17 fish farms to be phased out under new agreement between B.C. government, First Nations

Fish farm nets rain

Seventeen fish farms off the northeastern tip of Vancouver Island will be phased out by 2023 under a new agreement between First Nations and the province, the premier announced Friday. (Jonathan Hayward/Canadian Press)

Farms in Broughton Archipelago will be gone by 2023

by Megan Thomas, CBC News,

Seventeen open-pen fish farms in B.C.’s Broughton Archipelago will be phased out by 2023 under a new agreement between First Nations and the provincial government, the premier announced Friday.

The decision is part of a set of recommendations reached through a government-to-government consultation between the province and the Kwikwasut’inuxw Haxwa’mis, ‘Namgis and Mamalilikulla First Nations.

Premier John Horgan said the “orderly transition,” beginning in 2019, will ensure economic certainty for the industry while working to protect the health of wild salmon in the archipelago — a key migratory route for wild salmon off northeastern Vancouver Island.

“Our governments have come together to help revitalize and protect wild salmon, and provide greater economic certainty for communities and local workers,” Horgan said in a statement.

The fish farms that will be phased out represent nearly all of the aquaculture sites in the region. Three other sites outside the territory of the First Nations involved are not included in the recommendations.

The recommendations have also been agreed to by the two aquaculture companies that operate in the area: Cermaq Canada and Marine Harvest Canada.

The latter has run farms in the area for 30 years. In a statement, the company said “there are no changes to employment anticipated at this time.”

Currently, there are up to 600 people working on fish farms in the Broughton area. Both companies said they don’t expect major job losses, as they move production to other areas.

Some farms will be immediately decommissioned, but others will remain open for between two and four years. Ten of the 17 will have shut down by 2022.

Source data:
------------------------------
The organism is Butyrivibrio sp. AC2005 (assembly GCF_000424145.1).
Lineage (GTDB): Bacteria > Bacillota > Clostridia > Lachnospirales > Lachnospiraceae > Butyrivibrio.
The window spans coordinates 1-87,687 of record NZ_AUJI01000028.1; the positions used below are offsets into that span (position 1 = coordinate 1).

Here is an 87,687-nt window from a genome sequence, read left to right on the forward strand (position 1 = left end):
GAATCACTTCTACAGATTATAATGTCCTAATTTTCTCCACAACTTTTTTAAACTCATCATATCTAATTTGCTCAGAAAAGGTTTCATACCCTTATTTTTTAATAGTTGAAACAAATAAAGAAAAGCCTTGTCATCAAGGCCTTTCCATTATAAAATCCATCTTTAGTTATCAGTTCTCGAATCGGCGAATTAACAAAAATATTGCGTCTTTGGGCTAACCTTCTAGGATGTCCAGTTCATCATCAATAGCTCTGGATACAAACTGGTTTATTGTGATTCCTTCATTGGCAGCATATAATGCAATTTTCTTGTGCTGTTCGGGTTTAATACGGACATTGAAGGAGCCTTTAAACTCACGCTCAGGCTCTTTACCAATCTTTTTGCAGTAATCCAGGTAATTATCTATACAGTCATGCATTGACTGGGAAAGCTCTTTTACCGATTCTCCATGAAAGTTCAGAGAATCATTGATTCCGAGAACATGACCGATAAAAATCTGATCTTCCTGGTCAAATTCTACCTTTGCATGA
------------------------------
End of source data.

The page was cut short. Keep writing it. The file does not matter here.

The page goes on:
The agreement also calls for the establishment of a “farm-free migration corridor” in the short term to help keep wild salmon in the Broughton Archipelago area from harm.

Chief Bob Chamberlin, elected chief councillor of the Kwikwasut’inuxw Haxwa’mis First Nation, described Friday’s announcement as “critical to Canada’s development.”

In a statement, Minister of Fisheries and Oceans Jonathan Wilkinson said he and the Department of Fisheries “commend” the work put into the deal.

“We look forward to reviewing their recommendations regarding land tenures for existing aquaculture sites in the Broughton Archipelago and working with the province of B.C. and other parties going forward,” Wilkinson said.

First Nations to lead inspection, monitoring

The plan also includes room for the aquaculture companies to gain consent from the First Nations to continue operations beyond 2023.

A First Nations-led monitoring and inspection process will also be developed to oversee the farms during the transition.

In June, the nations signed a letter of understanding with the province.

It laid out that decision-making power about the future of fish farm tenures and salmon aquaculture in the Broughton Archipelago will be shared between three First Nations and the provincial government.


Posted on December 14, 2018, in Fisheries and tagged , , , , , , . Bookmark the permalink. Leave a comment.

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